Blast-A-Way Review

By , on September 3, 2012

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5 out of 5


  • Tight, intuitive controls.
  • Delightfully satisfying explosions; why can't more things be solved with bombs?
  • Easy to replicate results; takes the sting out of trial and error.


  • Manual camera control is helpful, but fiddly.
  • Challenge ramps up slowly; relaxing, but puzzles lack a 'bite'.


Blast-A-Way invokes the friendly atmosphere of Little Big Planet, but puts you behind the wheel of three explosive maniacs set on solving their problems with brute force - all for the children you have to understand.

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Illusion Labs are quickly working their way up my list of developers I can trust to provide fresh and compelling reasons to pick up an iOS device. Blast-A-Way is their latest release and you’re charged with the task of returning the young ‘boxies’ back to safety by blasting them free of the blocks they’re stuck inside.

Those used to navigating touch-screen interfaces will appreciate the smart, casual simplicity of Blast-A-Way’s controls. Dragging one of the three robot heroes will move them around, while tapping and holding a block will throw a bomb at the angle indicated when you let go. There’s no need to concern yourself with the specifics of the ‘power’ of a shot, but rather where the bomb will land, thus removing the almost ever-present specter of ‘random success’ from the physics-puzzler formula.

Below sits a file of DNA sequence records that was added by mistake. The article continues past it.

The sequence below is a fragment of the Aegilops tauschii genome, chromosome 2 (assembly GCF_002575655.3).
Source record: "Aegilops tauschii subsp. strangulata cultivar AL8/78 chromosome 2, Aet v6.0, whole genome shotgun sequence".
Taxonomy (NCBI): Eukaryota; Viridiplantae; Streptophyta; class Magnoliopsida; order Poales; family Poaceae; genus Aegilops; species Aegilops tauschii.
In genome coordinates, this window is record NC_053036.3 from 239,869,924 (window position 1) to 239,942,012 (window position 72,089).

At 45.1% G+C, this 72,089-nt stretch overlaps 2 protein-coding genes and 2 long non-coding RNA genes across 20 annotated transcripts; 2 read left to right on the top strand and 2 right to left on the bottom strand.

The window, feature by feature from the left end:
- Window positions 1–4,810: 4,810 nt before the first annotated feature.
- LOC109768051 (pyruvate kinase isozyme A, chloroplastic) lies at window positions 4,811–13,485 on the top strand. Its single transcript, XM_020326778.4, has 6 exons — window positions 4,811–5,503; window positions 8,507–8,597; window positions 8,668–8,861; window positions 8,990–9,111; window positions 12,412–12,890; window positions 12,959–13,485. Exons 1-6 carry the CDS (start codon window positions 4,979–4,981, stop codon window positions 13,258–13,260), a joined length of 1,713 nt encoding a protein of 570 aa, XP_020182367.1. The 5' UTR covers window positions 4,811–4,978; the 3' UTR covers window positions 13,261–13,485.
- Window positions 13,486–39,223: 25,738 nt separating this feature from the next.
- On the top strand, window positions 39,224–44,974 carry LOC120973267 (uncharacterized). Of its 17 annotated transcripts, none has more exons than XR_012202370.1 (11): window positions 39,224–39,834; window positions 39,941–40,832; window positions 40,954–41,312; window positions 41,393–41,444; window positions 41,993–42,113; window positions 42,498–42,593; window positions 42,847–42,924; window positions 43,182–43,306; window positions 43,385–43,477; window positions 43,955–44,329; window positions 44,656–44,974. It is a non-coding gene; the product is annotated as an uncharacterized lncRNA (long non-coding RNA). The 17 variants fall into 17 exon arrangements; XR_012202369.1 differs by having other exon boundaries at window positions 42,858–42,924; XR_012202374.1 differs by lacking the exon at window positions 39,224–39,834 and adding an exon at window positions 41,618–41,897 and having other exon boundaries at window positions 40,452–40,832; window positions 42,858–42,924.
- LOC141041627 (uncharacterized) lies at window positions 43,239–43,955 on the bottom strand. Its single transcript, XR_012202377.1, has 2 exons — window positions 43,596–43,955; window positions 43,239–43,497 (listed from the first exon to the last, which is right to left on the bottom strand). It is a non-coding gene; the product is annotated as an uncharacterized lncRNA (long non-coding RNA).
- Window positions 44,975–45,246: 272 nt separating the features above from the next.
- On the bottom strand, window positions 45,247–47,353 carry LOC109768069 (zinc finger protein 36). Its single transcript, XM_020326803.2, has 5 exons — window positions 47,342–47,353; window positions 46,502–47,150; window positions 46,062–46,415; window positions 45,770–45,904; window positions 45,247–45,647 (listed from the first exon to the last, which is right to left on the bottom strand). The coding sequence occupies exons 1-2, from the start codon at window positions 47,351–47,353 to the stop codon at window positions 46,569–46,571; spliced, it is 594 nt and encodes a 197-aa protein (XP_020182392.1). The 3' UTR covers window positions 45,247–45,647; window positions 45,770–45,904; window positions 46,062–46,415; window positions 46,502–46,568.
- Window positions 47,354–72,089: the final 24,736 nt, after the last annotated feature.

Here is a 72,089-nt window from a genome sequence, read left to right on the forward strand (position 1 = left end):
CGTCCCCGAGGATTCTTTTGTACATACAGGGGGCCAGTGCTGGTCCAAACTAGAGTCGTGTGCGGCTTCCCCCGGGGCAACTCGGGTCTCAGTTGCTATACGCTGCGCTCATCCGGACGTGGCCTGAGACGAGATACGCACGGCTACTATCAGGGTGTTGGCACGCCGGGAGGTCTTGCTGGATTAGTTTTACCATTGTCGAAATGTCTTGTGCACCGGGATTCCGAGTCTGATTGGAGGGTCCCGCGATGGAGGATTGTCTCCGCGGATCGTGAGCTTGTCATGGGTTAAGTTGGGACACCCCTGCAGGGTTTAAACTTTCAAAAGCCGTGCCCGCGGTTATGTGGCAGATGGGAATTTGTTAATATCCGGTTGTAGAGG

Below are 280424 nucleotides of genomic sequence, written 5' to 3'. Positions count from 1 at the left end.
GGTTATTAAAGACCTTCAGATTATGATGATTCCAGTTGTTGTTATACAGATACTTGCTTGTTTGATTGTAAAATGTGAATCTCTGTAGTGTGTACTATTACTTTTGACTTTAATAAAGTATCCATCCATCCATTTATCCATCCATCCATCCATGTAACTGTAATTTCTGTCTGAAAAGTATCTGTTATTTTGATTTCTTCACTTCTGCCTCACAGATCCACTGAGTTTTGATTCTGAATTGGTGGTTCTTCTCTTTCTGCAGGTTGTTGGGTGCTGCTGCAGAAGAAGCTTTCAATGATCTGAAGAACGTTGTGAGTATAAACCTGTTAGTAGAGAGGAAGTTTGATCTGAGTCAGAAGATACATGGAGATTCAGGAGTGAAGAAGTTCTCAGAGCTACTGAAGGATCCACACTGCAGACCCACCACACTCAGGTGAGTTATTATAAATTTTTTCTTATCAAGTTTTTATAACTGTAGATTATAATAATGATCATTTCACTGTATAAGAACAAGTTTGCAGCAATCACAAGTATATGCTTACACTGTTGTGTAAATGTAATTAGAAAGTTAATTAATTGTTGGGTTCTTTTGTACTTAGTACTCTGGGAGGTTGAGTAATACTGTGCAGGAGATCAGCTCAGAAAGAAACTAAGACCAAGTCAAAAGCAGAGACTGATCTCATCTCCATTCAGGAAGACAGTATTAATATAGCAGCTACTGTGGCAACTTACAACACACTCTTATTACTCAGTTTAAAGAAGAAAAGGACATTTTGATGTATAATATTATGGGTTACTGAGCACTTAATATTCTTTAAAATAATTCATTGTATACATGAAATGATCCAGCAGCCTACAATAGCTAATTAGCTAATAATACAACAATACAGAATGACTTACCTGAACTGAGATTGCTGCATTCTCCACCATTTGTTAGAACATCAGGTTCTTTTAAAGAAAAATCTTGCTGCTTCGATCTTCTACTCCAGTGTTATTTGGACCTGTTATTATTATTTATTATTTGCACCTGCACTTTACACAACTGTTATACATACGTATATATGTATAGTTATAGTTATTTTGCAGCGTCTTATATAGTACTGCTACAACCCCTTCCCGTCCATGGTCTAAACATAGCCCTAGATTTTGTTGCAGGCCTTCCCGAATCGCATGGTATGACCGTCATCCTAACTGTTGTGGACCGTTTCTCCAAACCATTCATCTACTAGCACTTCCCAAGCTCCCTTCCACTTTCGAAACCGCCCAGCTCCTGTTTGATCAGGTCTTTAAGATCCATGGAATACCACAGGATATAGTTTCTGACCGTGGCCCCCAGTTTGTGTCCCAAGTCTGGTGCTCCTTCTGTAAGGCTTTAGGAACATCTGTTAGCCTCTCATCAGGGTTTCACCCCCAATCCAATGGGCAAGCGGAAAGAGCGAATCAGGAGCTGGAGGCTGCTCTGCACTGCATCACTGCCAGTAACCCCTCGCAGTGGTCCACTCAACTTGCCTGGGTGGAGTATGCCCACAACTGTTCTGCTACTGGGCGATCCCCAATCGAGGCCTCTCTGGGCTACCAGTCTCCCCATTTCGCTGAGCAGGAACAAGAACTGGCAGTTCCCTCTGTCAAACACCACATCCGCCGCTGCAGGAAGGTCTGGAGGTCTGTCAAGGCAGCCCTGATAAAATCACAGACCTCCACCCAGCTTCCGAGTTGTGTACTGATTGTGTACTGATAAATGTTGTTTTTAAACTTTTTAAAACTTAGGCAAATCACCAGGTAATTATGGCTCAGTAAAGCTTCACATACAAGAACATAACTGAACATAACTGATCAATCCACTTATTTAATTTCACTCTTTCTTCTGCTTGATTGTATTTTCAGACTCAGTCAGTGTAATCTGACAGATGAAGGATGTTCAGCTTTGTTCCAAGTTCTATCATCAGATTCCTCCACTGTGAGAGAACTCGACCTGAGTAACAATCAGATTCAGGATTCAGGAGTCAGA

Bombs themselves can only affect or be triggered by blocks of a similar color. Explosive bombs trigger on impact; sticky bombs stick to any surface; teleporters move you around the stage; and later on you’ll also be introduced to rebuilders to put blocks back together; sponges to soak up colors on the stage; and colorizers to remove blocks that would otherwise impede you.

It’s a novel system that makes for incredibly complex stages that require you to consider each step carefully before proceeding. As such the game is less of a puzzler at times and more of a trial-and-error, ‘what do I do next’ sort of game, but the detail in the presentation sells the idea as a fun time-waster in these instances and you’re sure to find a level to stump you here and there.

From Rube Goldberg-ian style contraptions to brain-teasers that require you to control multiple robots, conquering the game’s 80 available stages across multiple ‘areas’ will keep you busy for hours. Definitely worth checking out if you need something fresh in your puzzle repertoire.


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